C# Variables for Absolute Beginners

We obviously won’t store water in a basket.

We need a drum.

It would also be unwise to store shoes in a drum (even though we can) we should use a wardrobe or a shoe rack.

In the same way, in programming, different types of values are stored in different types of containers.

The types of values in a computer program will not be water and shoes though.

Computer programs store the following types of values:Text: an example of text includes your social media status updates.

All the words you type are saved as text in the computer software.

They are stored in a type of variable(container) called the STRINGNumbers: When you enter your age in a computer (say 15 years old) it is stored as a number.

Numbers in computer memory are stored in a type of variable (container) called INT.

Decimals: Sometimes you are making a banking application and every last kobo matters.

You don’t want to tell a customer they have 2 Naira when they actually have 2 Naira 50 kobo.



for situations where you need to save decimal numbers, you use the DOUBLE type.

We have heard enough grammar, let us now use some of these variables, or containers so you will get a better understanding.

Before we begin, I will give you a magic line of code.

It helps you to display information to your users.

This line of code is Console.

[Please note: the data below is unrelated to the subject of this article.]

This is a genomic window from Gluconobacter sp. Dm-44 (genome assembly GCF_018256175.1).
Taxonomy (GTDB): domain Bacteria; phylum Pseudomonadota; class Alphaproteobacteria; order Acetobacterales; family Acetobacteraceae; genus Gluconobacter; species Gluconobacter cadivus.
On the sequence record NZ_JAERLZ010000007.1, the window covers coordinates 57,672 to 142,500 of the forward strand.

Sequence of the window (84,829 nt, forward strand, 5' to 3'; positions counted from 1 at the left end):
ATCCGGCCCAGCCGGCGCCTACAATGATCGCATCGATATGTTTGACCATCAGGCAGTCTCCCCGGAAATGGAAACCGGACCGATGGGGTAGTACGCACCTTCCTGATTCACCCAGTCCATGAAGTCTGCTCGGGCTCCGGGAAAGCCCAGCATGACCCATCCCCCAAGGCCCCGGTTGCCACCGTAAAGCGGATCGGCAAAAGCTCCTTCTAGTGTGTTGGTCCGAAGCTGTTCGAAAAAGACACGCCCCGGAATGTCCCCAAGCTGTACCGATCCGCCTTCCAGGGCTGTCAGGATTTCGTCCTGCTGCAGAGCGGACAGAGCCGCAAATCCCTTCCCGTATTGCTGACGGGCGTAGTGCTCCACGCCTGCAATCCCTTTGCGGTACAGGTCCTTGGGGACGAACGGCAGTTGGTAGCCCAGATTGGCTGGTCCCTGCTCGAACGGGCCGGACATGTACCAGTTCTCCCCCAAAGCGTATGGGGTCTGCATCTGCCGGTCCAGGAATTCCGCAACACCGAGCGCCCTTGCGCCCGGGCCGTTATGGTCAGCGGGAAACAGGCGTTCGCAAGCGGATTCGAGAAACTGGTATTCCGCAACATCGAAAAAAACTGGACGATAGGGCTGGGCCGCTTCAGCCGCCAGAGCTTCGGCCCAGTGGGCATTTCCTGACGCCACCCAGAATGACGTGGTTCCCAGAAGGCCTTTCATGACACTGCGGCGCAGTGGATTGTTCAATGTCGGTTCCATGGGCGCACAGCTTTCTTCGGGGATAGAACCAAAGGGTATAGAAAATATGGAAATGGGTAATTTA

WriteLine();Ignore that for now.

And let us proceed.

We will create a few variables now and save something inside of them.

Tip: Create a new console application and follow this example.

First, let us create a variable to save my name.

We need to create the container and put my name inside.

We do that using the line of codestring personsName = “Vincent Nwonah”;Let us create another variable and save my age inside.

int personsAge = 900;Variable DeclarationsLet us take a look at these two examples.

The first word on each line tells the system what type of variable we want to create, it is a way of telling the computer what type of information we will store in the variable.

In the first example, we are telling the system that we are creating a variable that will save text — A person’s name, and the second example we are saying we will save a number — a person’s age.

The next word on the first line is myName.

This is the name of the variable.

The name of the variable is necessary so you can use it later in the program.

Imagine you have stored water in different buckets, and you need to tell someone to bring a specific one to you, you may say; I need the water in the GREEN BUCKET, you are in essence naming that bucket because you need a way to refer to it.

In the same way, variable names are necessary so we can refer to variables later.

Next in line is the equality sign and my name.

On that line, we are saying: take this piece of information and save it inside this container I have created.

Finally, let us display the values we have saved in out variables.

we do this using that special code: Console.

WriteLine(); So, to see what’s in our variables, we say Console.

WriteLine(variableName); To see what is in personsName therefore, we have Console.

WriteLine(personsName);Your final code window should look like this.

Ignore the “Console.

ReadLine();” for now.

Run the code and see your values displayed!If you have any questions shoot me a mail at vnwonah (at) outlook.



. More details

Leave a Reply